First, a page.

Scrolling through LinkedIn earlier this week, taking in the swathe of motivational pictures, that video of the bear and her cub climbing up a snowy hill (teaching us to never give up!), the endless Brexit chat, plus numerous other gems of wisdom, I happened across a post asking “How do you define who is a client and who isn’t?”. Reading the comments, one response from the bold Mitch Sullivan resonated with me. It said “For me, a client is someone that only uses you. Everyone else is an ad hoc customer”.
This got me thinking that a lot of the clients I have worked with are in fact ad-hoc customers, owing to the fact that they use several suppliers to recruit for the same roles. They are not really ‘my’ clients at all.
Why does this matter? Surely, it’s just semantics?
80% of the time it really doesn’t matter. Contingent recruitment works fine a lot of the time. The combined sourcing efforts of a number of recruiters will often come up with a result. One recruiter gets paid, the others don’t. And that’s okay. You go into these agreements knowing that this is the potential outcome.
The problem comes from the 20% of the time when it doesn’t work. There is a very simple explanation for why this happens...
Take this fairly typical conversation:
Business: We have a PSL of 5 agencies so don’t need any more support.
Me: I noticed you have had XYZ job advertised and unfilled for 6 months? I would like to help you with that.
Business: That’s right, our agencies haven’t been able to find us anyone suitable for that role. It’s a critical hire and is causing us some problems.
Me: I am working with a candidate that I am confident would be a strong fit, and who has asked if I can approach you about this role on their behalf. Can I share the profile with you for review?
Business: Like I said, we have a PSL in place, so no we couldn’t consider your candidate.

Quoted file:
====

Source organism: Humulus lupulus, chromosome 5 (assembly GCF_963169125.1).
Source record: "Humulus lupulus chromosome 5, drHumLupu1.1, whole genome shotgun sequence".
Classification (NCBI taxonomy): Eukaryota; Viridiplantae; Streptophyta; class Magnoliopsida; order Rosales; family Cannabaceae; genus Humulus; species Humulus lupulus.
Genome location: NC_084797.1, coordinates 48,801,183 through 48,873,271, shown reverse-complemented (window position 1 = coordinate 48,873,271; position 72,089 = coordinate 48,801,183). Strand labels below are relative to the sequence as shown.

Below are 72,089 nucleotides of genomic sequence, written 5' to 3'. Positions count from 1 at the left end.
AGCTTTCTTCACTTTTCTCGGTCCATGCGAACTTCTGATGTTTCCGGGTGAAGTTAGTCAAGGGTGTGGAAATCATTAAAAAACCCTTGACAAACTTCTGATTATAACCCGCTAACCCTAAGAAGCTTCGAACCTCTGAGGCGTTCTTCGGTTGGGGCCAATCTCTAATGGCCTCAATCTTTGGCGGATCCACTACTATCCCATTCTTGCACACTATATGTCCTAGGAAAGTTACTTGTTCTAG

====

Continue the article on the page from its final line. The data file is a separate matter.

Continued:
Me: Can’t you stray from your PSL if your agencies aren’t delivering for you? This might be the CV you have been waiting for!
Business: No, we’ve asked the PSL for more CV’s. Again. We will be reviewing the PSL in 18 months if you want to call back then. Goodbye.
Think about it this way: You could have, in any given PSL, five agencies working on the same role, each with an even 20% chance of filling it, and therefore a 20% chance of getting paid - who doesn’t like a gamble? This is called contingent recruitment.
A 20% chance of getting paid isn’t great, and I’m sure most people in business would agree with this. Therefore, to increase your odds, realistically it would be necessary to have, say, ten jobs to work on – each with a 20% chance of success. Probability suggests that your odds of a win will then improve significantly (who said recruitment is a numbers game!).
So, the recruiter with ten live contingent jobs divides their time accordingly, and each role gets a portion of the recruiter’s attention - 10% actually.
For the client, this means there are five recruiters, giving that important vacancy only 10% of their time and effort.
For the recruiter with 10 jobs to work on - a 20% chance of getting paid for each, for only 10% of their time, seems like a decent bet.
Like I said, 80% of the time, this works just fine.
The problem comes when the role remains unfilled after the first attempt (remember the 20% mentioned above?). Your five agencies have already given you their 10% and lost (that’s your free bet used up!). By now, those recruiters have secured some fresh shiny new jobs to work on.
Let’s say they now have 11 jobs. Oops, how can they possibly give 10% to 11 jobs? Do they revisit the job they failed to fill first time round, or do they focus instead on the shiny brand new job? After two or perhaps three failed attempts, how much time do you honestly think your unpaid contingent agencies are going to give that role?
So, I’m saying: Be a client, not an ad-hoc customer.
Would things be different if the odds of a recruiter being successful were increased to 100%?
Give that job to one recruiter, pay them a nominal sum up front (forming a meaningful business contract) – then hold them accountable and demand 100% of their time and attention, until the best candidate is located and hired. And you can demand that, because you have paid them to do just that. This is called retained recruitment.
MYTH: Retained recruitment is expensive and is only suitable for executive level positions.
Last month, HRC Recruitment filled five retained roles. The salary for one of those roles was £28k.
And I’ll let you into a little secret - retaining an agency to recruit for you doesn’t need to cost a penny more than contingent. Just to be clear, it costs the same.
For the same spend, would you rather get:
100% effort, ownership, and accountability until the role is filled
10% effort (from five different people, on a one-time deal), little to no accountability or ownership, and no obligation to revisit a role if it doesn’t work first time.
If you’d like to get in touch with me with regards to roles in the Change & IT space, click here for my details